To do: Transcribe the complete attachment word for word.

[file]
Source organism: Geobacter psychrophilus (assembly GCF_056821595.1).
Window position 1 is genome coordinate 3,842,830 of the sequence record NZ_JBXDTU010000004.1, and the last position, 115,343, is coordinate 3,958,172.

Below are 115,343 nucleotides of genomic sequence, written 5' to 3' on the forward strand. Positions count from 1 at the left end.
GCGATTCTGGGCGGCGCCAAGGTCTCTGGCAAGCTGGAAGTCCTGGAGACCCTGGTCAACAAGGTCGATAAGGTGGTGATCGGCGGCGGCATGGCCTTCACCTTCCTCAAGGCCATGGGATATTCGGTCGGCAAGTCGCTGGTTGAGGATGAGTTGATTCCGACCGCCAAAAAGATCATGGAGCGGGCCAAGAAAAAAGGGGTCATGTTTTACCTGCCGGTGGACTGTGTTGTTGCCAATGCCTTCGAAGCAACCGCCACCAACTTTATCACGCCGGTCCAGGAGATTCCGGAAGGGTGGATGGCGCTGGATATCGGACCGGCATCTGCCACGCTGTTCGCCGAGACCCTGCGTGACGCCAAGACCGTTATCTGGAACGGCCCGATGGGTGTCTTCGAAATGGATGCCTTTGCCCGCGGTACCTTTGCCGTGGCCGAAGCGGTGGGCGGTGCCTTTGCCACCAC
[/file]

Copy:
Source organism: Geobacter psychrophilus (assembly GCF_056821595.1).
Window position 1 is genome coordinate 3,842,830 of the sequence record NZ_JBXDTU010000004.1, and the last position, 115,343, is coordinate 3,958,172.

Below are 115,343 nucleotides of genomic sequence, written 5' to 3' on the forward strand. Positions count from 1 at the left end.
GCGATTCTGGGCGGCGCCAAGGTCTCTGGCAAGCTGGAAGTCCTGGAGACCCTGGTCAACAAGGTCGATAAGGTGGTGATCGGCGGCGGCATGGCCTTCACCTTCCTCAAGGCCATGGGATATTCGGTCGGCAAGTCGCTGGTTGAGGATGAGTTGATTCCGACCGCCAAAAAGATCATGGAGCGGGCCAAGAAAAAAGGGGTCATGTTTTACCTGCCGGTGGACTGTGTTGTTGCCAATGCCTTCGAAGCAACCGCCACCAACTTTATCACGCCGGTCCAGGAGATTCCGGAAGGGTGGATGGCGCTGGATATCGGACCGGCATCTGCCACGCTGTTCGCCGAGACCCTGCGTGACGCCAAGACCGTTATCTGGAACGGCCCGATGGGTGTCTTCGAAATGGATGCCTTTGCCCGCGGTACCTTTGCCGTGGCCGAAGCGGTGGGCGGTGCCTTTGCCACCAC